A Very Patient Advocate
By the time her fifth child, Joseph, was born in 1963, Ruth Christ Sullivan (M.A. ’53) was an experienced public health nurse who’d run children’s health workshops in rural Louisiana. She knew what kids were like – enough to know that Joseph was different.
An extremely agile and bright child, he began rocking at 18 months old. He also stopped talking, screamed all night long and avoided eye contact. “I had seen just about any disability you can think of,” Sullivan explains. “What I was seeing didn’t fit with anything I had ever seen or heard of.” When none of the doctors in her area could enlighten her, Sullivan took her son to a monthly clinic held by an out-of-town psychiatrist who was up on current research. He spoke the words that changed her life:
“Your child is autistic.”
The term “parent activist” didn’t yet exist, but Sullivan quickly became one. As she met with psychiatrists and read the literature, she discovered that medical wisdom blamed autism on “refrigerator” mothers who did not love their children. Infuriated, she reached out to other parents of autistic children, in 1965 cofounding the Autism Society of America (now known as the National Society for Autistic Children/Autism Society of America).
Her efforts were sorely needed. Children with autism generally were not welcome in the public schools, which balked at the expense of providing one-on-one attention. “They stayed at home, and they were hidden,” Sullivan says. “Either they were in an institution, or the family took care of them – meaning the women, of course, for the most part.” In fact, placements were so scarce that when the Sullivans found a school in Huntington, West Virginia, offering classes for kids with autism, they moved there from upstate New York.
Finding a program for her son only made Sullivan more aware of the vast unmet need nationwide. “There was nothing in the law that said schools had to take kids with autism. I knew I had to start at the federal law level.”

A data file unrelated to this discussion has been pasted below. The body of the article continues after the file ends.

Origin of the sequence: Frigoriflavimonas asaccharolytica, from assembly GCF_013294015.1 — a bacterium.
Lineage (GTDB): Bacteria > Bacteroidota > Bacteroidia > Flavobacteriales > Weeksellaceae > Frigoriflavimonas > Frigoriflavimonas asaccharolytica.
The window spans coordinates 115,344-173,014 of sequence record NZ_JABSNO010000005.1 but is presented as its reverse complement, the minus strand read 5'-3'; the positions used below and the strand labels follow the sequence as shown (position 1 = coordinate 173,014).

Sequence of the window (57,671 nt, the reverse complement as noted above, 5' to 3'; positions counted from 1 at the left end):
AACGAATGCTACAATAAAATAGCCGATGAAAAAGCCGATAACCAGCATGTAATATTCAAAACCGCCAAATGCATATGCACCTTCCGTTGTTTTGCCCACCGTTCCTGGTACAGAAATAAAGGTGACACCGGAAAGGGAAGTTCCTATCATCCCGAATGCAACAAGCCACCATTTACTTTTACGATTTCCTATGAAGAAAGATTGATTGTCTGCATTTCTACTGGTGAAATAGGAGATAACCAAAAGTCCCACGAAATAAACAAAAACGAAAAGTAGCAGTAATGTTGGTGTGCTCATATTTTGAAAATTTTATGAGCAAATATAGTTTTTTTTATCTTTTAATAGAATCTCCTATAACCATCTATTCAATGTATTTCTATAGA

When Sullivan began lobbying with the Autism Society of America, the organization had so little money that she once camped out at the airport until she could hitch a ride on a private plane headed east to Washington. Her work helped lead to the passage of the Education for All Handicapped Children Act (Public Law 94-142) in 1975, but children with autism were not protected under the Act. Sullivan continued to lobby, organizing parents to go to D.C. “We had a breakfast one time where we invited all the legislators on important committees,” she recalls, “and we made sure to seat them all next to kids and their mothers, so they could see what autism was.” Finally, in 1991, the Individuals with Disabilities Education Act was passed, specifically guaranteeing children with autism the right to an education.
Still, it wasn’t until the movie Rain Man came out in 1988, starring Dustin Hoffman, that autism really penetrated the national consciousness. Hoffman interviewed Ruth and Joseph Sullivan as he prepared for his role as an adult with the disorder. Sullivan, ever alert to opportunity, suggested that the movie open in Huntington, and Hoffman agreed. Huntington’s Autism Services Center, which Sullivan founded, used proceeds from the opening to purchase the first of 13 group homes for autistic adults.
Joseph Sullivan now lives in one of those homes and holds a part-time job. Ruth Sullivan, now 88, retired five years ago after a career that included founding several local and state chapters of the National Society for Autistic Children as well as the organization’s National Information and Referral Service. She also led the creation of the National Association of Residential Providers for Adults With Autism and assisted in founding the National Autism Society of Argentina. Somehow, she also found time to launch and direct the center in Huntington, providing three counties with an increasingly broad range of educational and support services.
Two years ago, Sullivan received TC’s Distinguished Alumna Award – the latest in a series of well-deserved honors. She takes walks, goes to movies and tries to sleep late whenever she isn’t fielding calls from worried parents or interested journalists. “There were a lot of hard times and very little sleep. I’ve been trying to make up for it,” she says. That, and straightening up around the house. “Most people my age have already done their 25 years of cleaning closets, but I’m just getting to it.”